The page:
Religion & Liberty Online

Is it immoral to charge interest?

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Within the right ethical parameters, charging interest can be morally permissible and even beneficial. But we should always stay mindful of the real risk of exploitation.

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Interest-bearing loans are commonplace in today’s economy, but are a subject of great contention in many of the world’s great intellectual and religious traditions.

The Mosaic Law dictates: “If you lend money to any of my people who are needy among you, do not be like a moneylender to him; do not charge him interest” (Exodus 22:25). Thomas Aquinas argued that “[t]o take usury for money lent is unjust in itself, because this is to sell what does not exist, and this evidently leads to inequality which is contrary to justice.”

The Qur’an condemns riba, a word often translated “usury” and thought to include lending interest, stating that “those that live on riba shall rise up before God like men whom Satan has demented by his touch” (2:275). Many Muslims avoid interest by not taking out mortgages, using credit cards, or opening interest-bearing bank accounts. This challenge has led Islamic banks to use innovative methods to provide valuable banking services without charging interest.

Interest can certainly be immoral in many cases. Often it is charged deceptively and with excessively high rates or fees. Although both parties enter into loan contracts voluntarily, borrowers are often moved by desperation or do not understand the terms of the agreement. Before bankruptcy laws, insolvency even led to the enslavement of many borrowers and their families.

Within the right ethical parameters, however, it can be morally permissible to charge interest. Here are three reasons why.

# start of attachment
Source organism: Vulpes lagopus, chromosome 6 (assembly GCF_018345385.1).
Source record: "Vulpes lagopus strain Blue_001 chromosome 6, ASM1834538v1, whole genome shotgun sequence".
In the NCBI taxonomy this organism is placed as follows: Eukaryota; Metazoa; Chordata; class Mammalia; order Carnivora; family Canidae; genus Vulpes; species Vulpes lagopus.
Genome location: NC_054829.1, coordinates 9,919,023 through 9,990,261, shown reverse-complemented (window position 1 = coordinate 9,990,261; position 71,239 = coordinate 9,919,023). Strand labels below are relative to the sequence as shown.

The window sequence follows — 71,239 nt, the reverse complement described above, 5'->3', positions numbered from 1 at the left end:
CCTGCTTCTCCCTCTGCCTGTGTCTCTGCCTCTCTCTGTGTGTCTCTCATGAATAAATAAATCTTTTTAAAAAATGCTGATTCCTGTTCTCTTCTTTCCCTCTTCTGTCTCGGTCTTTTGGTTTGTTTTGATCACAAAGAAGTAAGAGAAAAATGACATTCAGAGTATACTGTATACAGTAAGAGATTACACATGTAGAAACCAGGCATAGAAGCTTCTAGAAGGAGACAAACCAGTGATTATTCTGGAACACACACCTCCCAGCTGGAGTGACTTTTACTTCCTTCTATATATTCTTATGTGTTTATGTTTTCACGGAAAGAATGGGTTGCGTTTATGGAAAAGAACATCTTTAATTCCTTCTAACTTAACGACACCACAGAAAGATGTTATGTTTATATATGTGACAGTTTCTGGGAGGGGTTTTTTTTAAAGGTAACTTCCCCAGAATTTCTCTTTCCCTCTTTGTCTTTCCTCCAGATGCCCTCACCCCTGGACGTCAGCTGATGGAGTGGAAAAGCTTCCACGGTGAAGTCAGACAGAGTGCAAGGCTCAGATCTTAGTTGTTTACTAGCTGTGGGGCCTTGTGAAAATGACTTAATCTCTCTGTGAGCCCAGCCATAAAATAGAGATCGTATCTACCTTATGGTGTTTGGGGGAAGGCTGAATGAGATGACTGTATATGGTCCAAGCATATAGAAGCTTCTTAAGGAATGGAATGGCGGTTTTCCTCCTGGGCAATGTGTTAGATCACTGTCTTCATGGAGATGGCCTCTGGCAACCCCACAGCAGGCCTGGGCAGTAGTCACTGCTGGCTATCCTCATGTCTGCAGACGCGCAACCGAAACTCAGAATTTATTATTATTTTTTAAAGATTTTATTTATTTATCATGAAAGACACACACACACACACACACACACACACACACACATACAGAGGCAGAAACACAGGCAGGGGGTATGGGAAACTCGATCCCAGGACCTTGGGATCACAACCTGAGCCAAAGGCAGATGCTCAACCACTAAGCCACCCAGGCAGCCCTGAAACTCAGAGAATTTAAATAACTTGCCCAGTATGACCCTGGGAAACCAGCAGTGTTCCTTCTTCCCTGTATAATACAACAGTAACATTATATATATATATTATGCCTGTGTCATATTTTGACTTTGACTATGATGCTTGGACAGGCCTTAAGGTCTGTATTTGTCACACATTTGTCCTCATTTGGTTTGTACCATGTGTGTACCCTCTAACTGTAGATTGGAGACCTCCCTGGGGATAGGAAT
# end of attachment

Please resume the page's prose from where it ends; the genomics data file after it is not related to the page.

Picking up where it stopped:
First, due to the time value of money, “a sum of money is worth more now than the same sum will be at a future date due to its earnings potential in the interim.” It is more valuable to have $100 today than $100 a year from now, because one can invest the money and turn it into more than $100 in a year’s time. If having $100 today is equally valuable to having $105 in one year, then lending someone $100 with a five percent interest rate is a fair exchange, as it trades two sums of equal value.

Second, interest loans are sometimes mutually beneficial for the borrower and lender. Business loans enable entrepreneurs to start ventures that benefit society. Mortgages enable families to raise their children in homes with their own yards. Despite the problems exposed by the student debt crisis, even student loans can provide value, making education accessible to people who would not otherwise be able to go to college.

Third, interest makes it possible for institutions to offer loans. Since some borrowers are unable to pay their debts, lenders incur risk each time they give out a loan. By offsetting this risk, interest makes loans widely available and thereby enables the benefits described in point two above.

Many Christian scholars today recognize these points, arguing that the Old Testament prohibitions apply only to specific kinds of interest present within the Bible’s historical context. Some Muslim scholars also permit certain kinds of interest, but riba remains one of the most controversial topics within Islamic economics.

While interest-bearing loans are often morally permissible and even beneficial, we must always be mindful of the potential harms of interest and use it only to benefit borrowers – never to exploit them.

Nathan Mech

Nathan Mech is the Program Outreach Project Manager for the Acton Institute.